Sunday at Greenwich

When I visited Greenwich last fall, I didn’t plan my trip very well; it was kind of spur of the moment, after starting too late, taking longer than expected at Westminster Abbey, and not being able to get onto the London Eye. I didn’t get down there until about quarter past four — just in time for everything to close.

Still, I liked what I did see, so I decided to go down to Greenwich on Sunday, after doing Portsmouth on Saturday. I had breakfast in a nice little cafe about a block away from the apartment, then headed to the Embankment to pick up a ferry.

I’d hoped for the same guided tour ferry I’d taken last fall, but ended up on a water bus. No matter; the weather was sunny, and the views were nice as we motored down the Thames.

After the better part of an hour, I arrived in Greenwich. The tea clipper Cutty Sark is visible from the river, and I walked the short distance to the museum, and bought a combined ticket for Cutty Sark and the Royal Observatory.

Cutty Sark is in dry dock — the British don’t seem to like to keep their ships in the water. Snark aside, it helps to preserve the ship. In the case of Cutty Sark, the ship is in a cradle of supports that supports the ship by her bilges. This keeps the ship’s weight off her keel, and in fact, the ship is supported about 3 meters off the floor of the drydock. You can go underneath and see the fine lines of her underwater body.

Halfway up the flanks of the ship, a glass roof encircles the sides of the ship; presumably this keeps the hull dry and avoids rot. What this means is that the masts, rigging, and top deck are open to the air, but the hull of the ship is protected from the weather.

You enter the ship museum, buy your ticket, then follow a passage that takes you through a hole in the side into the ship’s hold. This is where the cargo was stored. The ship’s cast iron framework is visible, and they’ve painted it in such a way that you can see what’s original and what’s replacement. The hold contains a number of exhibits.

From the hold, you go up the companion way to the tween decks – this is where the crew was quartered during the very earliest voyages, and later became more cargo storage. From there, there was another set of stairs up to the main deck, where we had a somewhat hokey guided tour.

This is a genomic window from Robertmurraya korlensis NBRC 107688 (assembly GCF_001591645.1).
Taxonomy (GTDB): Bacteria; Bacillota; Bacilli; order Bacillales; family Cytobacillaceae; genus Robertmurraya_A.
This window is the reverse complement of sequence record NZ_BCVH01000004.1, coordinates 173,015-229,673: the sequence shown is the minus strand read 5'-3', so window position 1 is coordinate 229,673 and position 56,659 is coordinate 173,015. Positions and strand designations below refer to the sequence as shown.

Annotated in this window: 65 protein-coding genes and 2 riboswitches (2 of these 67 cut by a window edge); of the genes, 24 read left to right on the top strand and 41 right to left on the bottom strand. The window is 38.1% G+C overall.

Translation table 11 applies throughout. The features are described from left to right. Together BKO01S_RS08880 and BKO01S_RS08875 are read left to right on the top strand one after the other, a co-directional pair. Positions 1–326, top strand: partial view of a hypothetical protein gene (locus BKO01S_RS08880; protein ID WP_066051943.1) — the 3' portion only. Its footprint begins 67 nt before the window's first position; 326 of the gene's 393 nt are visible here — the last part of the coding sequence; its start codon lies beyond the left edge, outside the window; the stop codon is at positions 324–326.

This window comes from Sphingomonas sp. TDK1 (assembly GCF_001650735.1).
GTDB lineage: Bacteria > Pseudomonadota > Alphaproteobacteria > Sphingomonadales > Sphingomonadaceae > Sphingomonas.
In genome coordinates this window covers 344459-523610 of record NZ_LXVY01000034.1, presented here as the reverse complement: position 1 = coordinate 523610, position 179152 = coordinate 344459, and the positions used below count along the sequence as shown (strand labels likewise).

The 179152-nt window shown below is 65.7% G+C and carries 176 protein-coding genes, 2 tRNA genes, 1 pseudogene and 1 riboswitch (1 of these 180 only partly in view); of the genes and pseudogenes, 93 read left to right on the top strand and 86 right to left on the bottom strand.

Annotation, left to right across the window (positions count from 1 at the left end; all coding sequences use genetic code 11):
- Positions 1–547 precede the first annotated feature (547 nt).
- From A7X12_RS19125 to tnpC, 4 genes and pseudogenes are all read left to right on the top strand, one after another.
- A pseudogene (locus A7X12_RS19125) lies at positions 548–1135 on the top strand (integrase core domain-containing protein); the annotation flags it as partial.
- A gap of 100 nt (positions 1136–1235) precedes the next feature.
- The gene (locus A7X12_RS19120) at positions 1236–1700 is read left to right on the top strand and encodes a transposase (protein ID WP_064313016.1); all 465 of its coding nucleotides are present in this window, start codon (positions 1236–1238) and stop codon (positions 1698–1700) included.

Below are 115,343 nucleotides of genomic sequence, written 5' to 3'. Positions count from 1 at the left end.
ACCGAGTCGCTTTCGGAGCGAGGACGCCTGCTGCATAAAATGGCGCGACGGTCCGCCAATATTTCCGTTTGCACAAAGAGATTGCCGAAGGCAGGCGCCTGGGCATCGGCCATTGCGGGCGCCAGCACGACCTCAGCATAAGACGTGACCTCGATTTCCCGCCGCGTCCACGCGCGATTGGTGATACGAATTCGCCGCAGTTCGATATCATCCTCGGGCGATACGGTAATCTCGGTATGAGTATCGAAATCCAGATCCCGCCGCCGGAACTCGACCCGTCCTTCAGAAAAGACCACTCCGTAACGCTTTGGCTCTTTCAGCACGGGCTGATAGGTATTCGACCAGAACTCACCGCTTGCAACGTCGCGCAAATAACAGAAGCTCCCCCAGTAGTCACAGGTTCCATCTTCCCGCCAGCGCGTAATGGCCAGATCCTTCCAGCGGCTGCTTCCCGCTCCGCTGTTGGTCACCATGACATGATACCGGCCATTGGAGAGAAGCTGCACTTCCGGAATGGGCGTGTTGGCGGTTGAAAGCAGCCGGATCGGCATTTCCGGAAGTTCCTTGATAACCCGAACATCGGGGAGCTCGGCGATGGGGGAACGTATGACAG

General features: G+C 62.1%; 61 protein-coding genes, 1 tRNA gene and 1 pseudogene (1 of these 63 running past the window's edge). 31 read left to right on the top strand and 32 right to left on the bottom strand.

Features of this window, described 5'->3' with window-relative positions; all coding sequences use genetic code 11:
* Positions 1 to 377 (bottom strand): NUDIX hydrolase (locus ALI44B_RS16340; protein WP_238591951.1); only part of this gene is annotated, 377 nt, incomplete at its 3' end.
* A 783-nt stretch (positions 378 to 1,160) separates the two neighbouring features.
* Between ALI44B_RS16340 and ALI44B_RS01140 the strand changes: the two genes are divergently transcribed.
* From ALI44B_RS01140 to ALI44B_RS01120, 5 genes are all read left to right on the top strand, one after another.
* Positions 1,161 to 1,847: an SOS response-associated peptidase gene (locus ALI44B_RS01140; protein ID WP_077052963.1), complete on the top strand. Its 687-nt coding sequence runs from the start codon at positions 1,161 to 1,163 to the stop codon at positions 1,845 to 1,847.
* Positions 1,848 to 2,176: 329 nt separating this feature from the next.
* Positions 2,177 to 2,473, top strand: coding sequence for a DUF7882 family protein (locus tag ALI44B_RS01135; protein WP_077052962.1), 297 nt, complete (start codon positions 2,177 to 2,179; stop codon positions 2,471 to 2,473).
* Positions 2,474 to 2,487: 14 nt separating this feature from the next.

After the tour, I took a quick look through the captain’s quarters, and the deckhouse containing the crew’s quarters. After that, I left the ship, and went down into the drydock, to see her copper-clad bottom, and a collection of figureheads that had come from a number of different ships.

Then it was time to poke around the town a little bit, and then through the park and up the hill to the Royal Observatory, founded by Charles II. The observations made at the Observatory helped solve the Longitude Problem.

When you’re navigating out of sight of land, as England’s navy and merchant fleets did, it’s very important to know exactly where you are on the globe. Determining your position north or south of the equator — your latitude — is relatively simple; you simply measure how high the sun rises at noon above the horizon. Figuring out your east/west position is much harder. One way is to measure the position of the moon vis á vis the stars, and the detailed observations from the Observatory were collected into reference books used for celestial navigation.

The other way is to realize that for every 15° of longitude east or west, you gain or lose an hour of time. (This is why different parts of the world have different time zones). By comparing your local time with the time at your reference latitude, you can figure out how far east or west of your reference latitude you are. This requires extremely accurate clocks, capable of being carried on board ships, that won’t gain or lose time due to motion of the ship or changes in temperature.

The British Government passed a law providing for a prize to the first person to create a sufficiently accurate clock, which could be used for onboard navigation. The prize was won by a clockmaker named John Harrison in 1773.

Because of the work done at the Observatory, the English adopted the longitude of Greenwich as the reference longitude, and this was ratified by international convention in 1884; this is the Prime Meridian, 0° Longitude, and it runs right through the Observatory grounds. You can straddle a marker in the cobbles, and be in both the East and West Hemispheres.

After the Observatory, it was time for dinner. I’d been advised by one of my co-workers that I had to have a Sunday Roast Dinner at a pub. On the way up to the Observatory, I’d noted a couple of likely candidates, and when I came back down the hill, I ended up with this:

Sunday Roast Beef
Sunday Roast Dinner. This is the roast beef, with beans, roast potatoes, and Yorkshire pudding.

After dinner, I poked around a few more shops, walked through the grounds of the Naval College, and then got to the ticket office just in time for the last sightseeing trip back to Westminster. By this time the tide was high, and we had a good view of the Royal Naval College as we started back.

Overall, it was a really nice day, aside from one thing. I woke up that morning with the characteristic feeling in the back of my throat that told me I was going down with a cold. I managed to get through the day OK, but by the time I got back to the apartment, I took a quick look at the pictures, and fell into bed, despite the fact it was still daylight. By the following morning, I was in drippy mode, and really wasn’t in much shape to do anything outside of work until the following Saturday, which will be the subject of my next post.

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